Insight Editions is a non-fiction publisher who put out a lot of excellent reference books on a variety of nerdish topics and they’ll be at NYCC this year with a bunch of debuting books—and a 30% off special. Their booth number is #1869 and here’s the line-up and signings:
Well, this will come as little to no surprise to anyone but….the group of people who buy the most print books are the oldest and the fewest, the youngest according to U.S. Bureau of Labor statistics. In 2013, consumers spent an average of $29.20 on books not purchased through book clubs. Among different age groups, […]
Via PW, word that Antonin Baudry, who wrote the GN Weapons of Mass Diplomacy and happens to be the the cultural counselor of the French Embassy is opening Albertine, a French language bookstore in the building that houses the French consulate in New York, a historic building located across from the Metropolitan Museum of Art designed by the great Stanford White, with the embassy’s cultural services division at 972 Fifth Avenue, across the street from the Metropolitan Museum of Art. The store will house “14,000 volumes of fiction, nonfiction, art, graphic novels, and children’s books in both English translation and French.”
Fresh off winning a MacArthur Genius grant, and a months-0ong residency at an Umbrian castle, Alison Bechdel has also announced the subject of her next graphic novel. The Secret to Superhuman Strength will be published in 2017 by Houghton Mifflin. Having explored the psyches of her father in Fun Home and her mother in Are you My Mother, Bechdel turns her laser sight on her self:
Post by Alan Moore. According to the FB post from his daughter, Leah, Alan Moore has finished the first draft of his long gestating novel. Jerusalem, which he’s been talking about for years and years. It’s billed as the history of a small patch of Moore’ native Northhampton, with characters coming and going from history, […]
Just as soon as you recover from SPX, you’ll be drinking in the comcis events at the Brooklyn Book Festival, the annual literary love-in which will be held Sunday, September 21st this year. Not only is there a full slate of comics panels, with Brandon Graham, John Porcellino, MariNaomi, Mike Dawson and MANY MORE, but there will be a signings, a screening and parties galore. You can check out the totally excellent (I will steal their theme) Tumblr jsut for BBF comics and graphic novels, but here is the whole schedule for posterity:
Okay this isn’t “The Comics Diversity Times” but, issues of diversity and identity seem to be the most pressing ones these days. And so to cleanse the palette, here’s a transcript of Gene Luen Yang’s speech at the 2014 National Book Festival this weekend. With American Born Chinese, Boxers & Saints and now The Shadow Hero, Yang has become one of the best selling and most important graphic novelists and he’s also one of those heroes I was alluding to earlier, standing up for people who don’t have as big a voice.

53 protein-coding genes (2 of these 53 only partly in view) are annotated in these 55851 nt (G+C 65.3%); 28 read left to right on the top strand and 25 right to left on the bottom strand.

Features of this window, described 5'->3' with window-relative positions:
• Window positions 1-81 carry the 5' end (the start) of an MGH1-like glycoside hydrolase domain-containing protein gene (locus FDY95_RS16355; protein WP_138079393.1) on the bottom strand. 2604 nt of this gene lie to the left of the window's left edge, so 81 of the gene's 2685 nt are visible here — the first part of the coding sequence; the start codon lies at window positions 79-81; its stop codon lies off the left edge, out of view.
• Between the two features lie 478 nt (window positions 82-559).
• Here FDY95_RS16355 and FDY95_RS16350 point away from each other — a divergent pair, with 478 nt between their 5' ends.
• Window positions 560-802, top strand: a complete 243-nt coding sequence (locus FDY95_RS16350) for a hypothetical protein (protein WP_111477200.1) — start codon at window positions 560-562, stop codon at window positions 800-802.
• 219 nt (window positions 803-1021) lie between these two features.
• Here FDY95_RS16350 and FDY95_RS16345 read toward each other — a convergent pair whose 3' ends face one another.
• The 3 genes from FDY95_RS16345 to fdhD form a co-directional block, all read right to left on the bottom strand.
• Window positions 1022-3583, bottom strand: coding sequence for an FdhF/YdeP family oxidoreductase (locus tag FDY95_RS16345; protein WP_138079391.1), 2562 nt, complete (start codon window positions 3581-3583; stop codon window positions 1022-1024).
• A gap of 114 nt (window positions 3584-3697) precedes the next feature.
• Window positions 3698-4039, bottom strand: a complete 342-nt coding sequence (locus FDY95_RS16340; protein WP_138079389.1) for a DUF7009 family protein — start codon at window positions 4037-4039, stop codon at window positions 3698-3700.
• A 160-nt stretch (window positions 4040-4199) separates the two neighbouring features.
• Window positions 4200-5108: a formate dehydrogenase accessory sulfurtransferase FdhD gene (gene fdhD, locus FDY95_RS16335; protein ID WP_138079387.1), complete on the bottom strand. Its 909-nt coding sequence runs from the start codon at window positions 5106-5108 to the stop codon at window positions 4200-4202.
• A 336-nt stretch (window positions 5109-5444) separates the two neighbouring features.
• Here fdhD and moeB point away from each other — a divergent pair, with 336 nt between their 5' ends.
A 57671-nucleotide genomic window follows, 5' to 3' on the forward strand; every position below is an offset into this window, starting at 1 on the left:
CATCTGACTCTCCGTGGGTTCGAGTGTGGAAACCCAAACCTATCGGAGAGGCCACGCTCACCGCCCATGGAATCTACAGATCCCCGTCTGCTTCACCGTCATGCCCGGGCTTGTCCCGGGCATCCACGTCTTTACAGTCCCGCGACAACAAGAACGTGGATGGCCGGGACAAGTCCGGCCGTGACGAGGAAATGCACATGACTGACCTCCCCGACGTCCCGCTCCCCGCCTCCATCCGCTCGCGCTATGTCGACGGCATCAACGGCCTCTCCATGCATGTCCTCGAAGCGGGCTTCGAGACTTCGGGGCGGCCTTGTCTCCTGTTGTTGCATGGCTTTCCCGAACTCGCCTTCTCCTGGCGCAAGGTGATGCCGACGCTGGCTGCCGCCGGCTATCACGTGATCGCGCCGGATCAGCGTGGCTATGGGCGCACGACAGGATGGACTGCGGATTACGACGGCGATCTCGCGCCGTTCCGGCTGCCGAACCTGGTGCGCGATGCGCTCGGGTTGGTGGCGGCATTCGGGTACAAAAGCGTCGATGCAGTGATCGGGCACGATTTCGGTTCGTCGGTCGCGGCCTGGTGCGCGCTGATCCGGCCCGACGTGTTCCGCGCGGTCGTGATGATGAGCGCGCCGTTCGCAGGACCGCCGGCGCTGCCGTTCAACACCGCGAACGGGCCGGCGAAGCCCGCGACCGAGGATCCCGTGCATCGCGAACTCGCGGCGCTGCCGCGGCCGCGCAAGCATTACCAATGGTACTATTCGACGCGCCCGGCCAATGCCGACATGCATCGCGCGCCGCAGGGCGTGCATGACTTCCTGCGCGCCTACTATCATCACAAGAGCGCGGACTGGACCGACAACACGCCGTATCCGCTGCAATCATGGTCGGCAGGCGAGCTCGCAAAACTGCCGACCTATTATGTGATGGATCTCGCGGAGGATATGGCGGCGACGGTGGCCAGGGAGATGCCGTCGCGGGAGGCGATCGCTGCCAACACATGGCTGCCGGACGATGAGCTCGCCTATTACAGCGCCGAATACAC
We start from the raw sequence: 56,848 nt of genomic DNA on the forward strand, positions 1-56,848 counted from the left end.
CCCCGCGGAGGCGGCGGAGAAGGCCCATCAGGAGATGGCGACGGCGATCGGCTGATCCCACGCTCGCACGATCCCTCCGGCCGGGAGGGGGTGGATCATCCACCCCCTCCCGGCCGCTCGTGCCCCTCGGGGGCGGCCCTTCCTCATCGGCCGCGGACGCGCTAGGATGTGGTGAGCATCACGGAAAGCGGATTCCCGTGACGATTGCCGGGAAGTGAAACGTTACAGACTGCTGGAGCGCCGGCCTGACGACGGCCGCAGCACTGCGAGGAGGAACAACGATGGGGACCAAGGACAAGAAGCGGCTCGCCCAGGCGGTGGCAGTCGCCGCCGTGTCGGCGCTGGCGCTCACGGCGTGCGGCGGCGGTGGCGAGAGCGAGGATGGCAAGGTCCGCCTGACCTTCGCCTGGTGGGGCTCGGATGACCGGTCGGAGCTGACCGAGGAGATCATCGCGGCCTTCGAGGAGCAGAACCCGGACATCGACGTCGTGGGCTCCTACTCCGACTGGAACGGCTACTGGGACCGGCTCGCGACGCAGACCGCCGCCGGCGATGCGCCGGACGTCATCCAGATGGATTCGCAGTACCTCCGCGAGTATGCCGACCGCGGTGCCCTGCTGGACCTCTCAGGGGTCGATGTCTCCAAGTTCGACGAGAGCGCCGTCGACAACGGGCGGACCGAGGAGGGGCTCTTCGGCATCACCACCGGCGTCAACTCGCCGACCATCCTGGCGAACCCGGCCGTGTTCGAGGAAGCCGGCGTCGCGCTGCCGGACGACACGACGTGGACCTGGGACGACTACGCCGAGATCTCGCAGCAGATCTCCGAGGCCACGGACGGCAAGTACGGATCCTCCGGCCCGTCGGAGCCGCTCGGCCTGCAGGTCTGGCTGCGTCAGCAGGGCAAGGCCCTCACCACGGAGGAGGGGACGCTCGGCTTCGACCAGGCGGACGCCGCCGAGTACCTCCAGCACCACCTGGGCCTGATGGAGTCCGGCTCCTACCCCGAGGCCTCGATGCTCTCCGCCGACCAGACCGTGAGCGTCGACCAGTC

Every year the Banned Books Week National Committee announces a theme, and for 2014 its comics and graphic novels. The announcement comes in the wake of Bone being named as one of the top ten most banned books of 2013, the growing number of challenges to Fun Home and general “They hate us!”-ness usually aimed […]
Richard McGuire’s Here is a comics story originally published in RAW Magazine that used the comics form to dizzying effect, jumping from the dawn of time to the end of time using one specific location. It’s been anthologized many times, but but Random House is giving us all the HEre we could want with this […]
Although my take on the first BookCon was positive, it was definitely crowded and unorganized, and I’d be remiss if I didn’t point out that some people had a total crap time: BookCon was horrible. It was the worst bookish experience of my life. Maybe that’s not saying much because my bookish experiences have been […]
So BookCon was, like the very first New York Comic-Con, a raging success that caught everyone by surprise. It may be surprising that so many thought the idea of putting some of the world’s most loved authors in front of an audience would be a questionable venture, but whatever the doubts, it worked. Ticket sales […]
A graphic novel is dropping this week called The Forgotten Man Graphic Edition: A New History of the Great Depression . It’s a 320 page history of The Great Depression, adapted from Amity Shlaes book, drawn by Paul Rivoche. Shlaes is a conservative historian and pundit, and to promote the book she has a piece […]
One of the top graphic novels of the first half of 2014 is surely Roz Chast’s Can’t We Talk about Something More Pleasant?: A Memoir; the long time New Yorker mainstay has penned her FIRST (amazing) graphic novel and it’s a true classic even though the subject matter sounds grim. The book follows Chat’s experiences with her aging and increasingly vulnerable parents, a sad topic but a part of the human experience that a lot of us are going to have to deal with from one side or another some day. This being Chast it’s also full of laughs, as she limns her eccentric sometimes annoying parents in rich comic detail. Anxiety and love mingle, as they do in real life.
The third volume of Charles Burns’ great Nitnit trilogy is finally coming out in December! It’s called and it completes the story from The Hive and X’ed out about the varying levels of reality among a man who has overdosed, a weird world of worms where a reverse Tintin named Nitnit is finding his way, and angsty drama that will be familiar to readers of Black Hole.